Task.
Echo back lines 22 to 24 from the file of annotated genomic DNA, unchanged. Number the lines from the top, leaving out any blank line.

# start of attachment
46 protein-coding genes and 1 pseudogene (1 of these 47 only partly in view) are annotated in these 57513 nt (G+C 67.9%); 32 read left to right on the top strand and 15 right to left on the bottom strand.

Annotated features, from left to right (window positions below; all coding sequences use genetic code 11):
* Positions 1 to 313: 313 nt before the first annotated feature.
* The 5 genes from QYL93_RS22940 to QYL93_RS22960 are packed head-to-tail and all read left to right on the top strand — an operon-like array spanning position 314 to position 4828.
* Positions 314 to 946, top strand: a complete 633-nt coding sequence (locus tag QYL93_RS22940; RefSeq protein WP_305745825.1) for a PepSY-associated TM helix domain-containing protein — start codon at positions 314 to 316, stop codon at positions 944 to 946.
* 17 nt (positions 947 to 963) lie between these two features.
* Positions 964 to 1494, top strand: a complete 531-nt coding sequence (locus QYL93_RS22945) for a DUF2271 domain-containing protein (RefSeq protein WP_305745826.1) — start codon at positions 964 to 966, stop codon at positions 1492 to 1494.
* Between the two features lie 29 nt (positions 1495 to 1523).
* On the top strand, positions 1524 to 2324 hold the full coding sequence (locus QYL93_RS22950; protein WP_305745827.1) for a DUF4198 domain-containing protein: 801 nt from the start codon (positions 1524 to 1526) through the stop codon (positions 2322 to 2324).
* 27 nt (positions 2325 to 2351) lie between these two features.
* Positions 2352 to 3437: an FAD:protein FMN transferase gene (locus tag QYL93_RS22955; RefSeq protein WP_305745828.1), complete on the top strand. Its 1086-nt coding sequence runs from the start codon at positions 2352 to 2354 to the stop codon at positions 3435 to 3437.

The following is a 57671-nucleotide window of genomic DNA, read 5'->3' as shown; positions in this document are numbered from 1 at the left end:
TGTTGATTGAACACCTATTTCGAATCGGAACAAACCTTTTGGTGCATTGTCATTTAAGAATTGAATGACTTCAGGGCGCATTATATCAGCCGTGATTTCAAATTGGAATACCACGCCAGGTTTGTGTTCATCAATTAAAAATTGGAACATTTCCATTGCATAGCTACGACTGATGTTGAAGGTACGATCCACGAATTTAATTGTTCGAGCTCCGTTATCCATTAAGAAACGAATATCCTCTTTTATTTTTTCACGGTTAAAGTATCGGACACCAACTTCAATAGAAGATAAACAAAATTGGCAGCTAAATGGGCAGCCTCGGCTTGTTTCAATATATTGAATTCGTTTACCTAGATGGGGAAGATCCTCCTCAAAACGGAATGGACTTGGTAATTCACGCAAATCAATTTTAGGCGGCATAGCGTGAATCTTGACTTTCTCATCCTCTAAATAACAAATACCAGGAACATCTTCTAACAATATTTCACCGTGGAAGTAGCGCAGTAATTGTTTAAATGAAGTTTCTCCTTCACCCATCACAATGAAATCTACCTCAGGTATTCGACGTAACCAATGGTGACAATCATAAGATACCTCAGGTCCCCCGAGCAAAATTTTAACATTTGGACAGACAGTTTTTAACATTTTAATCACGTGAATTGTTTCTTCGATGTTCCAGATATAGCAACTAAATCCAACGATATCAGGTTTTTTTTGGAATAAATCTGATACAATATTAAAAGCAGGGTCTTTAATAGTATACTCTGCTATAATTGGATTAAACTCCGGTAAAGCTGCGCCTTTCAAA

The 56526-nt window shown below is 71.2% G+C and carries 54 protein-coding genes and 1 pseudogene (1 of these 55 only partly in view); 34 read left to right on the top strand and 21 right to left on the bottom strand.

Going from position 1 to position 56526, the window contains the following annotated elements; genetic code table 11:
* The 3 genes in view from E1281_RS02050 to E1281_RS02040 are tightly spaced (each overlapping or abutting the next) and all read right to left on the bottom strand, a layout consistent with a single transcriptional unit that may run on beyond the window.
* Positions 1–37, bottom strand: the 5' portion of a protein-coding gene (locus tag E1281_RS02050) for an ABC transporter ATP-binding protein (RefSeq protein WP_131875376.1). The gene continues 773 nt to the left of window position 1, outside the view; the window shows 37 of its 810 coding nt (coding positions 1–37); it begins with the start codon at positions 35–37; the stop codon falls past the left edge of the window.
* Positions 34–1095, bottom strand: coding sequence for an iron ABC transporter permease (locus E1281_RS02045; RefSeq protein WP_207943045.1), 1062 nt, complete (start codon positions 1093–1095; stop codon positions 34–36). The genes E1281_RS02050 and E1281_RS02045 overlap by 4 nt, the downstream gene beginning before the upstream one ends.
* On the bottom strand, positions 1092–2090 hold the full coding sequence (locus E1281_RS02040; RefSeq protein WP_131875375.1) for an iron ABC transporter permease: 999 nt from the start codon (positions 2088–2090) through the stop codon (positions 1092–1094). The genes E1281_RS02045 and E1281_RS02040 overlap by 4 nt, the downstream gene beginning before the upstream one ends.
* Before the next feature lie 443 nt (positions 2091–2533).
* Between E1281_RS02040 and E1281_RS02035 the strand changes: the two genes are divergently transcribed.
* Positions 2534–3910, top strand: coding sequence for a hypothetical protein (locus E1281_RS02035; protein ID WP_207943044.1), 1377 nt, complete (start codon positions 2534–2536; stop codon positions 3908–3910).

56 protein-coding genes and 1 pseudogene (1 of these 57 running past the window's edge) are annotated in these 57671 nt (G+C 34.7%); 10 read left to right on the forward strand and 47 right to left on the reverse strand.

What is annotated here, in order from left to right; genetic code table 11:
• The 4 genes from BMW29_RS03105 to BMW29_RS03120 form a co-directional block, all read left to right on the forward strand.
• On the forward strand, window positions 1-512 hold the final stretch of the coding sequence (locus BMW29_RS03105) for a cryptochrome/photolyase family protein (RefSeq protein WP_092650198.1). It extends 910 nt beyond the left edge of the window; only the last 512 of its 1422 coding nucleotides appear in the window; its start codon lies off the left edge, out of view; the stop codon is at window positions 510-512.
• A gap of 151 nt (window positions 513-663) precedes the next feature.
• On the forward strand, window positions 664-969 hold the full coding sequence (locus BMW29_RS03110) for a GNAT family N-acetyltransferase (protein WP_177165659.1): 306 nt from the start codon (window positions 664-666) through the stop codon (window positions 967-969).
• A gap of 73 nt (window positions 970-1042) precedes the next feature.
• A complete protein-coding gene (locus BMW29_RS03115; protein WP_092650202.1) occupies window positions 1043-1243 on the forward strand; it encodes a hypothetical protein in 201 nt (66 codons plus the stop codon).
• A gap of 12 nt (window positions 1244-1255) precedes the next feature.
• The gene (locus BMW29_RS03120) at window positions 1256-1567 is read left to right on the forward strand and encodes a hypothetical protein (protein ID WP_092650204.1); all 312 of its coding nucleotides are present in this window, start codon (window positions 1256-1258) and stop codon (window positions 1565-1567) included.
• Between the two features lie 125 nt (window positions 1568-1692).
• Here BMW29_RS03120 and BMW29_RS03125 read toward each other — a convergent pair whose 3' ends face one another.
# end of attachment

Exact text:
* Positions 2534–3910, top strand: coding sequence for a hypothetical protein (locus E1281_RS02035; protein ID WP_207943044.1), 1377 nt, complete (start codon positions 2534–2536; stop codon positions 3908–3910).

56 protein-coding genes and 1 pseudogene (1 of these 57 running past the window's edge) are annotated in these 57671 nt (G+C 34.7%); 10 read left to right on the forward strand and 47 right to left on the reverse strand.

What is annotated here, in order from left to right; genetic code table 11: